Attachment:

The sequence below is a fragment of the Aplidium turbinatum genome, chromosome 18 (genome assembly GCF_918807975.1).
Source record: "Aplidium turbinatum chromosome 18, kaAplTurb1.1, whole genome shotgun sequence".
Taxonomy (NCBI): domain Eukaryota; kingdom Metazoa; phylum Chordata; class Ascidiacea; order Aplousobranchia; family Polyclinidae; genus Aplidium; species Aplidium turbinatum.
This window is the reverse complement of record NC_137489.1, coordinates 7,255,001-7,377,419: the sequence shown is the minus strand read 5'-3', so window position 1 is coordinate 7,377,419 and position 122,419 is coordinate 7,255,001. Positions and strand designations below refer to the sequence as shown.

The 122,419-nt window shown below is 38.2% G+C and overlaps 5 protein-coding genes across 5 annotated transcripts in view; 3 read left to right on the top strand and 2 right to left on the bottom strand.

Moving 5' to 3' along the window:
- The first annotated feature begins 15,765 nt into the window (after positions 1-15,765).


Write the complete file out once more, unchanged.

The sequence below is a fragment of the Aplidium turbinatum genome, chromosome 18 (genome assembly GCF_918807975.1).
Source record: "Aplidium turbinatum chromosome 18, kaAplTurb1.1, whole genome shotgun sequence".
Taxonomy (NCBI): domain Eukaryota; kingdom Metazoa; phylum Chordata; class Ascidiacea; order Aplousobranchia; family Polyclinidae; genus Aplidium; species Aplidium turbinatum.
This window is the reverse complement of record NC_137489.1, coordinates 7,255,001-7,377,419: the sequence shown is the minus strand read 5'-3', so window position 1 is coordinate 7,377,419 and position 122,419 is coordinate 7,255,001. Positions and strand designations below refer to the sequence as shown.

The 122,419-nt window shown below is 38.2% G+C and overlaps 5 protein-coding genes across 5 annotated transcripts in view; 3 read left to right on the top strand and 2 right to left on the bottom strand.

Moving 5' to 3' along the window:
- The first annotated feature begins 15,765 nt into the window (after positions 1-15,765).